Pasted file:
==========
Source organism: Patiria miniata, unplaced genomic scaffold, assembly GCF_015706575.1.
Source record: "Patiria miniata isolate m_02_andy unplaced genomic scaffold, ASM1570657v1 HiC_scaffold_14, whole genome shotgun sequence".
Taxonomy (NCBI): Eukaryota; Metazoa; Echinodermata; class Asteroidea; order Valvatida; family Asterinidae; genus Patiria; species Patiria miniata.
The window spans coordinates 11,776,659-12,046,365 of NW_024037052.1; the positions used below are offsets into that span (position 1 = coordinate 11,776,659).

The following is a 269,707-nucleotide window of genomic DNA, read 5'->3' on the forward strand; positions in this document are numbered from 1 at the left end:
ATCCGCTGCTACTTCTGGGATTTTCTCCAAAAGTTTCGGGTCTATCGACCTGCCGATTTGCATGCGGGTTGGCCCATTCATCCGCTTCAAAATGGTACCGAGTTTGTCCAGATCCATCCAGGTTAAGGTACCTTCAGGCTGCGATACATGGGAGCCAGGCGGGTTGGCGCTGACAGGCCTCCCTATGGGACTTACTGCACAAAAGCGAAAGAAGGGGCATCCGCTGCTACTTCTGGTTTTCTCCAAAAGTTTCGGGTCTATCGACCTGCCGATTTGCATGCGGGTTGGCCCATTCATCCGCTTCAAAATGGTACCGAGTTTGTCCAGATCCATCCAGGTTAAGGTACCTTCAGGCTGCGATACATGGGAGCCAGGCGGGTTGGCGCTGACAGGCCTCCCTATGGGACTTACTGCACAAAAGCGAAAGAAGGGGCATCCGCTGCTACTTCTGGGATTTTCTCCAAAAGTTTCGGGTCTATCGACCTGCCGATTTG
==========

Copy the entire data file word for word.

Source organism: Patiria miniata, unplaced genomic scaffold, assembly GCF_015706575.1.
Source record: "Patiria miniata isolate m_02_andy unplaced genomic scaffold, ASM1570657v1 HiC_scaffold_14, whole genome shotgun sequence".
Taxonomy (NCBI): Eukaryota; Metazoa; Echinodermata; class Asteroidea; order Valvatida; family Asterinidae; genus Patiria; species Patiria miniata.
The window spans coordinates 11,776,659-12,046,365 of NW_024037052.1; the positions used below are offsets into that span (position 1 = coordinate 11,776,659).

The following is a 269,707-nucleotide window of genomic DNA, read 5'->3' on the forward strand; positions in this document are numbered from 1 at the left end:
ATCCGCTGCTACTTCTGGGATTTTCTCCAAAAGTTTCGGGTCTATCGACCTGCCGATTTGCATGCGGGTTGGCCCATTCATCCGCTTCAAAATGGTACCGAGTTTGTCCAGATCCATCCAGGTTAAGGTACCTTCAGGCTGCGATACATGGGAGCCAGGCGGGTTGGCGCTGACAGGCCTCCCTATGGGACTTACTGCACAAAAGCGAAAGAAGGGGCATCCGCTGCTACTTCTGGTTTTCTCCAAAAGTTTCGGGTCTATCGACCTGCCGATTTGCATGCGGGTTGGCCCATTCATCCGCTTCAAAATGGTACCGAGTTTGTCCAGATCCATCCAGGTTAAGGTACCTTCAGGCTGCGATACATGGGAGCCAGGCGGGTTGGCGCTGACAGGCCTCCCTATGGGACTTACTGCACAAAAGCGAAAGAAGGGGCATCCGCTGCTACTTCTGGGATTTTCTCCAAAAGTTTCGGGTCTATCGACCTGCCGATTTG